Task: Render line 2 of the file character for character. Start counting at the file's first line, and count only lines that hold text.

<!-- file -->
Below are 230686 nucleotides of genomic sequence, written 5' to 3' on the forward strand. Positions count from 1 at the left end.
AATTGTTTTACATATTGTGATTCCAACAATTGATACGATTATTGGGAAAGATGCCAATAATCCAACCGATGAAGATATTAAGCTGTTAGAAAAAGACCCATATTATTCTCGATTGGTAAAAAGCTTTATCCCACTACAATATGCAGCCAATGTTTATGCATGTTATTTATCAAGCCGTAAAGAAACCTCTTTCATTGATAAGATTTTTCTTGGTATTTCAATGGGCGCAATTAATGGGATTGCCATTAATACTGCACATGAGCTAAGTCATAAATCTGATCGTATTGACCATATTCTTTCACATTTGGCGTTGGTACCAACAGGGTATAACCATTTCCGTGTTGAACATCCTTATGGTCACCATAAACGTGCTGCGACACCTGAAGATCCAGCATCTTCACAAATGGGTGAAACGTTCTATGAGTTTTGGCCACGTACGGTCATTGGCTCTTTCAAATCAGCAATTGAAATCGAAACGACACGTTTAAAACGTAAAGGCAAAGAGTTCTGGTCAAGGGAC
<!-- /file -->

AATTGTTTTACATATTGTGATTCCAACAATTGATACGATTATTGGGAAAGATGCCAATAATCCAACCGATGAAGATATTAAGCTGTTAGAAAAAGACCCATATTATTCTCGATTGGTAAAAAGCTTTATCCCACTACAATATGCAGCCAATGTTTATGCATGTTATTTATCAAGCCGTAAAGAAACCTCTTTCATTGATAAGATTTTTCTTGGTATTTCAATGGGCGCAATTAATGGGATTGCCATTAATACTGCACATGAGCTAAGTCATAAATCTGATCGTATTGACCATATTCTTTCACATTTGGCGTTGGTACCAACAGGGTATAACCATTTCCGTGTTGAACATCCTTATGGTCACCATAAACGTGCTGCGACACCTGAAGATCCAGCATCTTCACAAATGGGTGAAACGTTCTATGAGTTTTGGCCACGTACGGTCATTGGCTCTTTCAAATCAGCAATTGAAATCGAAACGACACGTTTAAAACGTAAAGGCAAAGAGTTCTGGTCAAGGGAC